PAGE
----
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Forage & Grains
Current Research On Molasses As An Alternative Energy Source For Organic Dairy Herds

Kathy Soder, USDA-ARS, University Park, PA; André F. Brito, University of New Hampshire; and Karen Hoffman, NRCS, Norwich, NY

As organic grain prices have increased and organic milk prices have decreased, dairy farmers are seeking lowercost supplementation strategies. Sugarcane molasses, a rich source of sucrose, seems to be a viable option as a source of energy. Molasses frequently costs less per pound of dry matter (DM) than organic corn, is energy-dense, has high palatability, and is available in organic form.

Some organic dairy farmers have experimented with molasses supplementation with mixed results- some farmers reported benefits, while others experienced major losses in milk production or body condition. While the impact of using molasses as the only supplemental source of feed to grazing dairy cows. Therefore, a group of experiments, combining on-farm, laboratory, and research farm projects, is in progress to evaluate the value of molasses as the sole supplemental feed for organic dairy cows. The goal of this work is to develop feeding guidelines for molasses supplementation that are backed by science. A brief summary of each project is presented below.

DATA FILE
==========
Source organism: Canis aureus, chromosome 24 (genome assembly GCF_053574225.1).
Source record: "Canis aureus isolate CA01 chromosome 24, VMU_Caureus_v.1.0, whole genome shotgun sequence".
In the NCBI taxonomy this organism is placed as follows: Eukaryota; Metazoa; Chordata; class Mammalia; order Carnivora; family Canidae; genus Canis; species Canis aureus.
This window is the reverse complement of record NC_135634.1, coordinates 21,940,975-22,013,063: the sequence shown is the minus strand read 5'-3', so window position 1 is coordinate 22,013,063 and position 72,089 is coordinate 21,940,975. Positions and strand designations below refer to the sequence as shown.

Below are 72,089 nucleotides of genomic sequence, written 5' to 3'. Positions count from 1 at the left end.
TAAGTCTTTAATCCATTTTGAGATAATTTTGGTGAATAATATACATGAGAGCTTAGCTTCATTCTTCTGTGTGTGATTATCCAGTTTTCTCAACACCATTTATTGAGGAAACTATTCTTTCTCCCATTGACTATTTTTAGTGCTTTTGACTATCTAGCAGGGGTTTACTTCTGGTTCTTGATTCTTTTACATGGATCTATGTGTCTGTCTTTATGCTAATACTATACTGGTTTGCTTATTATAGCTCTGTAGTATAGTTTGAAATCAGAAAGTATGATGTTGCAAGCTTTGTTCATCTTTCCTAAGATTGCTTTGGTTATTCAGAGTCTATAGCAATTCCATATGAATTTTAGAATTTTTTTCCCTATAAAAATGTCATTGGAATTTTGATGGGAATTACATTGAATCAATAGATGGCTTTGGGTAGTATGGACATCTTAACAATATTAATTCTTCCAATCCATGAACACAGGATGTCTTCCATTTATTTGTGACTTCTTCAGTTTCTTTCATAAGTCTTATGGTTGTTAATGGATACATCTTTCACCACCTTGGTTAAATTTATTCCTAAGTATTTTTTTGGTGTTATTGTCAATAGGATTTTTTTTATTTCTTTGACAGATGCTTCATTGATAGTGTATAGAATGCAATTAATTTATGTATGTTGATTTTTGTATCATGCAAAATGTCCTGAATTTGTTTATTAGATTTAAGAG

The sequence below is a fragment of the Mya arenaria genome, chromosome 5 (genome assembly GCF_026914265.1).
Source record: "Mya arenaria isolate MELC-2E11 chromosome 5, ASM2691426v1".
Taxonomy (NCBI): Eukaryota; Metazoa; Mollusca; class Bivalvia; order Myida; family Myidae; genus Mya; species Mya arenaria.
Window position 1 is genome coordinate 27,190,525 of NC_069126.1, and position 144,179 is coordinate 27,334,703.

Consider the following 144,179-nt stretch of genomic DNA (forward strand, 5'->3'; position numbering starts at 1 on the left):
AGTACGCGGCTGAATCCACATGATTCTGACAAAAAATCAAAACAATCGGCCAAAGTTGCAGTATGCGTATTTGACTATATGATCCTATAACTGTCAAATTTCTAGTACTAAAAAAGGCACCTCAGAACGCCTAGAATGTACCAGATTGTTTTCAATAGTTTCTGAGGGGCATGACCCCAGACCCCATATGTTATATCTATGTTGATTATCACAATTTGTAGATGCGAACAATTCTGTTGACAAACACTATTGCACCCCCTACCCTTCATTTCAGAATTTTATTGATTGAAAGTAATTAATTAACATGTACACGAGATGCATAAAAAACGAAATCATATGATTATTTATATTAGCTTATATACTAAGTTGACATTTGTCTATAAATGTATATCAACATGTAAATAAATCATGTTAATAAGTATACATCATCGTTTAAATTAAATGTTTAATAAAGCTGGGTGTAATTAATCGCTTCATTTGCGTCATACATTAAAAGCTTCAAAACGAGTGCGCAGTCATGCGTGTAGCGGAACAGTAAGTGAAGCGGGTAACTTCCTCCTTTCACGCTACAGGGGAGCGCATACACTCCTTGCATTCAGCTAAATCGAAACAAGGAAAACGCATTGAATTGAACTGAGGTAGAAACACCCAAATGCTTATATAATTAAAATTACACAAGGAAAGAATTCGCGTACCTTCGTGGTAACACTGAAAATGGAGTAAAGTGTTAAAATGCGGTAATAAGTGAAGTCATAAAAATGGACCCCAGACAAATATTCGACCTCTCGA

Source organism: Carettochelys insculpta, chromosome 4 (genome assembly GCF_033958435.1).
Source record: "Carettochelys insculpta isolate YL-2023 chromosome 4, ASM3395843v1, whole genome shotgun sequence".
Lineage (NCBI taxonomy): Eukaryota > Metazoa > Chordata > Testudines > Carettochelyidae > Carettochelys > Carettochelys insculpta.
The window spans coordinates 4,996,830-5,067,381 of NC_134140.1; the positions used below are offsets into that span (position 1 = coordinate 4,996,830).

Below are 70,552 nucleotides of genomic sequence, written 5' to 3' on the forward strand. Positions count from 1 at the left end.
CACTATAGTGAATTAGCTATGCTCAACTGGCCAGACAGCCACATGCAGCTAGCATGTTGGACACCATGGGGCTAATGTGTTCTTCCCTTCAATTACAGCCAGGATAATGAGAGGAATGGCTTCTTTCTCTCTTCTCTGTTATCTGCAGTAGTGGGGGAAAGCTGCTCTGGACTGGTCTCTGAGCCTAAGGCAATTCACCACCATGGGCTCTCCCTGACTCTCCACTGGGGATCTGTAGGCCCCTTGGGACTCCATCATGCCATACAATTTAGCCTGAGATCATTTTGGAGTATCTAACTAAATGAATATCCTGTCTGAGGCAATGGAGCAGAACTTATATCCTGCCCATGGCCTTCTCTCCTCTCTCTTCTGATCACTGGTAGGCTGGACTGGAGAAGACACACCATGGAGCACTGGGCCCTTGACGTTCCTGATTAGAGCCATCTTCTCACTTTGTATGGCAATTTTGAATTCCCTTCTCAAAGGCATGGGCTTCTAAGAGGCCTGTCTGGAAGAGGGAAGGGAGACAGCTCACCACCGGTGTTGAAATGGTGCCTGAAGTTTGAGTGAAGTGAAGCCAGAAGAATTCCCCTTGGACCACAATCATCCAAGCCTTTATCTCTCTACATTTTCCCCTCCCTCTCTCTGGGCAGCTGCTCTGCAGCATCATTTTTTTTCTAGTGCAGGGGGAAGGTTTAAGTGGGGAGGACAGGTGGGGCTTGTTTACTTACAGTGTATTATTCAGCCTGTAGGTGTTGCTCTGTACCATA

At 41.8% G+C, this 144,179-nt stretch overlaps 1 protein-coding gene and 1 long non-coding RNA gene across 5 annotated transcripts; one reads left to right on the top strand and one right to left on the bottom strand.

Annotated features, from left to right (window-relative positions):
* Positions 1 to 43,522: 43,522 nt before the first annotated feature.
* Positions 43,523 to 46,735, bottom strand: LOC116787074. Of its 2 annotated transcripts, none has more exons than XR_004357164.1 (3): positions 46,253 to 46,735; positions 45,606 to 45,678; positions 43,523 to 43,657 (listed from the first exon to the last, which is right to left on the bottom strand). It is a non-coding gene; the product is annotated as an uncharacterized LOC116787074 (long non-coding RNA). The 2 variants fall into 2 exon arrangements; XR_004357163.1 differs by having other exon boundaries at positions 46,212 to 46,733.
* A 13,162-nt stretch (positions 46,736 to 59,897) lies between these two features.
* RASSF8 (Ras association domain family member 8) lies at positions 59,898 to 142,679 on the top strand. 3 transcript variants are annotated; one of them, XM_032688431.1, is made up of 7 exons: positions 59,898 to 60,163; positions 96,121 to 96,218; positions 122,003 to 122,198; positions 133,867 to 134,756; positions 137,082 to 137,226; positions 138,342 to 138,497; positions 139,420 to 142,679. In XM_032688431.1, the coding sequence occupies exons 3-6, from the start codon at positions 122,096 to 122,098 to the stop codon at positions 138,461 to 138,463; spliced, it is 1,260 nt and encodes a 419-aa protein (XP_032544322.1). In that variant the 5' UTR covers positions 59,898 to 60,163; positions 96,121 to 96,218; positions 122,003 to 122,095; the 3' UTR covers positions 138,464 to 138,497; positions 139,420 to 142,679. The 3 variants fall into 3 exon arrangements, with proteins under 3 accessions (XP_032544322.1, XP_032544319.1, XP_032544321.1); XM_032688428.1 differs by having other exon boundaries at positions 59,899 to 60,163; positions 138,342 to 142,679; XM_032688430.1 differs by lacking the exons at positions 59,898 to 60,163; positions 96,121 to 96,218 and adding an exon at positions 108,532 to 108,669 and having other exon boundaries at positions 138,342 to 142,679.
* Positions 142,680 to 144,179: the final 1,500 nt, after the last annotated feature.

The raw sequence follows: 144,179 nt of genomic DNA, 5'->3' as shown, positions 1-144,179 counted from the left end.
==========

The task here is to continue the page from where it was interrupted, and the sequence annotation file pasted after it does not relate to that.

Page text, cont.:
Karen Hoffman is evaluating how pasture quality and molasses feeding worked on an organic dairy farm in central New York over the last two grazing seasons. Feed data was collected and summarized with milk production, components, milk urea nitrogen (MUN), and body condition score of the cows. Taking the project one step further, she also evaluated the diets with the Cornell Net Carbohydrate and Protein System model (CNCPS). To date, only the data from 2008 has been summarized. The farm used was a 56 cow, seasonally calving, crossbred herd. They fed a combination of 3 pounds of molasses and 1 pound of a corn/barley mix, with kelp and minerals offered free choice. Pasture samples and body condition scores were collected monthly. At the end of the grazing season, the farm provided copies of all milk weight tank sheets and milk plant reports.